Featured Research

from universities, journals, and other organizations

Beetle Dung Helps Forests Recover From Fire

Date:
December 11, 2007
Source:
University of Alberta
Summary:
Beetle droppings -- known in the scientific world as frass -- are crucial to forests recovering from fire.Armed with a pair of tweezers and a handful of beetle droppings,researchers have discovered why bug-sized dung is so important to areas ravaged by fire.

This deadwood beetle is shown with two components of its dung -- fecal pellets and chewed wood shavings, which combine to create a valuable soil nutrient.
Credit: Tyler Cobb

Armed with a pair of tweezers and a handful of beetle droppings, University of Alberta forestry graduate Tyler Cobb has discovered why the bug-sized dung is so important to areas ravaged by fire.

Related Articles


Cobb studied the burned-out area of a northern Alberta hamlet which was partially lost to wildfire during the blazing summer of 2001. By studying a certain species of fire-loving beetles hard at work in the burned and decaying trees, he was able to determine that the insects' droppings play a vital role in replenishing soil nutrients that help plants regenerate after a fire.

Cobb, while earning his PhD in the University of Alberta Faculty of Agriculture, Forestry and Home Economics, in the Department of Renewable Resources, worked with about 10 grams of beetle dung--50 to 60 beetles can produce just a handful--over two years, slowly teasing it apart with tweezers and chemically analyzing the contents and using it for experiments to pinpoint the benefits to soil.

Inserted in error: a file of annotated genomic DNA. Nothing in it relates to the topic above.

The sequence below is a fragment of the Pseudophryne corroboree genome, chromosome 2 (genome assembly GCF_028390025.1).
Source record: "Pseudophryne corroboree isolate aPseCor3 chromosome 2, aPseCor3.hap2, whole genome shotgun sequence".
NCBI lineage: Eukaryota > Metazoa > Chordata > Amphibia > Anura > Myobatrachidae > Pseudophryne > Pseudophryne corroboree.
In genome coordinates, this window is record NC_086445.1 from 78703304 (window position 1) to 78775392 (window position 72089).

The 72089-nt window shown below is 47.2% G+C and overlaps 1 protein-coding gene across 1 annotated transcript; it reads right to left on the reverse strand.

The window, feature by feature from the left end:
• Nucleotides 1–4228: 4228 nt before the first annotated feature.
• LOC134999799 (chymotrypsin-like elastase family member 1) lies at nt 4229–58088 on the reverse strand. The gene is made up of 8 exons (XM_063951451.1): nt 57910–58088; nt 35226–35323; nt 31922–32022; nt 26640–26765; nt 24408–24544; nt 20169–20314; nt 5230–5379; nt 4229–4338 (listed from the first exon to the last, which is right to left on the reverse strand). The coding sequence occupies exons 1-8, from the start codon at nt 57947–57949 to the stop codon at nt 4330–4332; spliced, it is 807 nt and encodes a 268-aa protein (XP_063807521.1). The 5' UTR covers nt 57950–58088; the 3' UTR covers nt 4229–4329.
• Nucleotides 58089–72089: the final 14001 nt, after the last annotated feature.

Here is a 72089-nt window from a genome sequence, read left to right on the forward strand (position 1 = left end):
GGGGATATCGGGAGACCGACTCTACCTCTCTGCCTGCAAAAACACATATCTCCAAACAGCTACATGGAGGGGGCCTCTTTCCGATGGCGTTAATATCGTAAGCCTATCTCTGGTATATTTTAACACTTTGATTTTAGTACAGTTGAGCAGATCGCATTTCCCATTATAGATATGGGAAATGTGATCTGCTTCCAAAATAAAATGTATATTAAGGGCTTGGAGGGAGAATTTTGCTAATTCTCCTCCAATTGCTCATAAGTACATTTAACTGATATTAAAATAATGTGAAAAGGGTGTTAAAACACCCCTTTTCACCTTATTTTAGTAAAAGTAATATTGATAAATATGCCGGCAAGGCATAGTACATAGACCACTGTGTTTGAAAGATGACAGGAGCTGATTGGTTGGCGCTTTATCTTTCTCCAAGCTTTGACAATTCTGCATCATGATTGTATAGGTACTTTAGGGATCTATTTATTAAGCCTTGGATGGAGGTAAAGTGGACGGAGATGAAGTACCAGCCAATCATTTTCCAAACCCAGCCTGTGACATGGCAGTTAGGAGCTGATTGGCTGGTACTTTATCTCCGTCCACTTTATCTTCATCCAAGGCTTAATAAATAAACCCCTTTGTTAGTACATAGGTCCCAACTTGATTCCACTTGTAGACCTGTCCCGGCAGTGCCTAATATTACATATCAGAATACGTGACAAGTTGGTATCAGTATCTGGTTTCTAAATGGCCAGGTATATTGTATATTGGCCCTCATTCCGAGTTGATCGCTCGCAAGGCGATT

Beetle droppings--known in the scientific world as frass--are crucial to forests recovering from fire. The tiny piles of droppings, found at the bases of trees, resemble cones of sawdust, and they help nourish the forest floor by increasing microbial activity in the soil. This process can also determine which kinds of trees grow back.

"This means that rather than being considered a pest or a nuisance, these beetles are in fact very important to helping burned forests recover," Cobb said. He is concerned, though, because salvage logging is taking the beetles out of the forest before they can do their job; the insects lay their eggs in the dead trees, and the larvae are subsequently destroyed when the wood is processed at sawmills. "That population is being removed from the salvage site and that takes away the mechanism by which the nutrients are returned to the soil."

Salvage logging should be delayed after a fire to allow the beetles to complete their life cycle, Cobb said. "In theory, if you delayed logging for two years, these beetle populations could survive." Another option, he added, is to leave some burned timber--perhaps 10 to 25 per cent--as-is.

Though he intensively studied the frass of only one beetle species, Cobb says that dead wood-associated beetles are found throughout the world, and that without their valuable back-end contributions, forests damaged by fire and other disturbances will be worse off. "Forest management activities that threaten these species could have widespread ecological impacts. Wherever you've got forest you've got a beetle community essentially dedicated to this decomposition process, which is critical to the overall health of the forest."


Story Source:

The above story is based on materials provided by University of Alberta. Note: Materials may be edited for content and length.